UK’s opposition Labor Party warns of ‘civil war’

Britain’s main opposition Labour party on Friday urged shocked members to stand united against anti-Semitism, appealing against a renewal of internecine “civil war” following the suspension of its left-wing former leader.

Jeremy Corbyn was exiled pending investigation after he refused to accept all the findings of a report by the Equality and Human Rights Commission, which found his office had broken the law in its handling of complaints by Jewish members.

New leader Keir Starmer, calling the report a “day of shame” for Labour, promised to implement its recommendations in full, and the party suspended Corbyn after he blamed his internal critics as well as the media for exaggerating the anti-Semitism.

Starmer told Sky News he was “disappointed” in Corbyn, whose angry supporters in the party’s left-wing and among some trades unions are rallying behind him.

“I don’t want a split in the Labour party. I stood as leader of the Labour party on the basis that I would unite the party, but also that I would tackle anti-Semitism,” Starmer said.

“Both of those can be done. There’s no reason for a civil war in our party.”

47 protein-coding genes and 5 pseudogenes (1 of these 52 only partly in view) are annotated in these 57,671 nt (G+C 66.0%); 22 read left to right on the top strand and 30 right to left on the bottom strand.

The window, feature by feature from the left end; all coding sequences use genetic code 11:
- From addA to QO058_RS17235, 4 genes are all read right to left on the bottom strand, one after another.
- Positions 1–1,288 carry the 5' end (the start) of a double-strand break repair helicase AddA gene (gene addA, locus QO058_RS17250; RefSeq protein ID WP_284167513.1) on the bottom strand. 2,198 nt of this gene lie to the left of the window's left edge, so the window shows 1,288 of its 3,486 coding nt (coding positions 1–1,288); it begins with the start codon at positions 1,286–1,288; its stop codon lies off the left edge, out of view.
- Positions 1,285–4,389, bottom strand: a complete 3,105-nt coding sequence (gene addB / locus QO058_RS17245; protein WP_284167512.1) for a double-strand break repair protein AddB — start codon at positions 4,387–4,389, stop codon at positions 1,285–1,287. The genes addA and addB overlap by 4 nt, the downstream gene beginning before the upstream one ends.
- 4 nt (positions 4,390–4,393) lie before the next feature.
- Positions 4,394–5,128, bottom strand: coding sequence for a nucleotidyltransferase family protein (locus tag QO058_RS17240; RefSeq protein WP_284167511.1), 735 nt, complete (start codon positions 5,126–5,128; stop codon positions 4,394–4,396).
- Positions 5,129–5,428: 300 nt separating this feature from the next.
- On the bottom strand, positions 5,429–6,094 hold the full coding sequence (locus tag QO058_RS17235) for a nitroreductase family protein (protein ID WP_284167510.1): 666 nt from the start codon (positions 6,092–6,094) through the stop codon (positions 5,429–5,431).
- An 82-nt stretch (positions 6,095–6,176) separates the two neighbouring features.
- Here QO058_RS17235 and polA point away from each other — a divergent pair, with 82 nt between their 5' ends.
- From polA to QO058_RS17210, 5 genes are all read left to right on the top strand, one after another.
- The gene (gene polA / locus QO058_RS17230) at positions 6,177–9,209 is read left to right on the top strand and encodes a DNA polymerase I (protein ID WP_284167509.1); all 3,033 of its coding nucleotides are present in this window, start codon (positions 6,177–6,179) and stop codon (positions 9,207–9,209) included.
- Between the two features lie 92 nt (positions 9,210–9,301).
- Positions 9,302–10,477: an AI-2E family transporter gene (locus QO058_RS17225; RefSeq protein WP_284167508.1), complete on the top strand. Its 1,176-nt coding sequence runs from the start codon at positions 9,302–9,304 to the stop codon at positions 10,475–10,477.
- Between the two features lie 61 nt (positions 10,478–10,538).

Corbyn’s suspension overwhelmed Starmer’s efforts to “draw a line in the sand” over the scourge of anti-Semitism and get on with his increasingly effective attacks on the Conservative government for its handling of the coronavirus pandemic. 

The EHRC found damning instances where Corbyn’s leadership team underplayed, belittled or ignored complaints by Jewish members, and sometimes actively interfered to support favored allies, after a deluge of anti-Semitic abuse online and in party meetings.

The charge of political interference means Starmer must tread a fine line between condemning his predecessor’s actions and allowing internal party procedures to play out, now that Corbyn is under investigation.

“The leader of the Labour party should now not comment any further, let the process take its course,” Starmer said while stressing he opposed “purging” anyone.

Topics: anti-Semitism , Jeremy Corbyn , Equality and Human Rights Commission
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